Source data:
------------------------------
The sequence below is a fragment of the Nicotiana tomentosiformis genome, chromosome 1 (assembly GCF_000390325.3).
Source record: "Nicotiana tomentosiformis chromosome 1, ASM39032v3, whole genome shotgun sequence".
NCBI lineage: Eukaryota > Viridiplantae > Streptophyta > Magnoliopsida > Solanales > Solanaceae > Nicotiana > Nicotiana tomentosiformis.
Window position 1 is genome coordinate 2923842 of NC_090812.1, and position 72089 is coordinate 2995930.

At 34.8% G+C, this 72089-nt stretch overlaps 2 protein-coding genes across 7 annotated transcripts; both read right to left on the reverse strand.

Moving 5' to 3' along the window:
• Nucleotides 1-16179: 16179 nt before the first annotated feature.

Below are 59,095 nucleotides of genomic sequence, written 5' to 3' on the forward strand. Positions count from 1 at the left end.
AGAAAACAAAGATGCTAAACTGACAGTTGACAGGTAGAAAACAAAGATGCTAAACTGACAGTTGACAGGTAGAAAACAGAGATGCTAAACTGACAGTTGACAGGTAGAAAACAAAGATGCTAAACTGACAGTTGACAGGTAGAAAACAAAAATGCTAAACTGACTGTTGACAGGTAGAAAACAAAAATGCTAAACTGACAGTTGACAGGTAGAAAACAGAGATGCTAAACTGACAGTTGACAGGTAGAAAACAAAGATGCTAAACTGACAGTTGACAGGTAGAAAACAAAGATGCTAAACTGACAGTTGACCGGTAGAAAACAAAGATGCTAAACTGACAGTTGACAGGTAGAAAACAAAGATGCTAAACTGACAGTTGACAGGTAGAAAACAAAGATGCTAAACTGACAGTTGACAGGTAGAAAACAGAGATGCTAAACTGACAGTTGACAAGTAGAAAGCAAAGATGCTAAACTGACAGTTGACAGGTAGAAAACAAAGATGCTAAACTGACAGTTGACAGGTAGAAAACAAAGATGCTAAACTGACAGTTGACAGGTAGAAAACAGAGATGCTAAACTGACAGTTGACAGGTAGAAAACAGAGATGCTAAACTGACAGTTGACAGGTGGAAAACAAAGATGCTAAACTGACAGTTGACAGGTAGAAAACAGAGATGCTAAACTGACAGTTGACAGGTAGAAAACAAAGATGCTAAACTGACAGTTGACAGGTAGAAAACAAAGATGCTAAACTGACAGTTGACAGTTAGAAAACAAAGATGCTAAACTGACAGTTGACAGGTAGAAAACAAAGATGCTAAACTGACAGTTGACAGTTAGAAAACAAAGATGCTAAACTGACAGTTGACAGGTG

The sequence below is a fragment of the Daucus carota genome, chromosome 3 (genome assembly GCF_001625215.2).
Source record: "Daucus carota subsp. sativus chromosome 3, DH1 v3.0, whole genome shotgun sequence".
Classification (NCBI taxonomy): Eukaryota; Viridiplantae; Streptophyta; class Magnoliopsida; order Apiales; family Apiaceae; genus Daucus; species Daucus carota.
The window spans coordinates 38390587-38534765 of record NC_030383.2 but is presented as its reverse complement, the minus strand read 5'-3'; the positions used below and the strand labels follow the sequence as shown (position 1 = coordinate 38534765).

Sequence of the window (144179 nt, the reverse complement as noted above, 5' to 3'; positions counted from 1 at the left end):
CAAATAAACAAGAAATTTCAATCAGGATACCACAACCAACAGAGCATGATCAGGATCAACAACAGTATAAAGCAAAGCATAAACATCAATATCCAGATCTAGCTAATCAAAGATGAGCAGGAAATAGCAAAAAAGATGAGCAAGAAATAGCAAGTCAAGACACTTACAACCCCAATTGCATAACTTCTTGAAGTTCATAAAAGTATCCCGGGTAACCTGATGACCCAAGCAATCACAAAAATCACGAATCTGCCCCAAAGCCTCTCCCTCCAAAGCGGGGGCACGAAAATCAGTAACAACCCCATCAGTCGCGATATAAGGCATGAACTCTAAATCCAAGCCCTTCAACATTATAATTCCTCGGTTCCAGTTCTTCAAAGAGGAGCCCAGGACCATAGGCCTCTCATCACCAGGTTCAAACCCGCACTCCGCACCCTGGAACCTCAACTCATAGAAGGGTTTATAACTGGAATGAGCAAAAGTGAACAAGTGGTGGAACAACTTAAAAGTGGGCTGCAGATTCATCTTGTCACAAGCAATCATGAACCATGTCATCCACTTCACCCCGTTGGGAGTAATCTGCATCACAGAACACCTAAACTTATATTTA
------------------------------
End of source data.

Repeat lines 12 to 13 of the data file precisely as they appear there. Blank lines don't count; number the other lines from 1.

Classification (NCBI taxonomy): Eukaryota; Viridiplantae; Streptophyta; class Magnoliopsida; order Apiales; family Apiaceae; genus Daucus; species Daucus carota.
The window spans coordinates 38390587-38534765 of record NC_030383.2 but is presented as its reverse complement, the minus strand read 5'-3'; the positions used below and the strand labels follow the sequence as shown (position 1 = coordinate 38534765).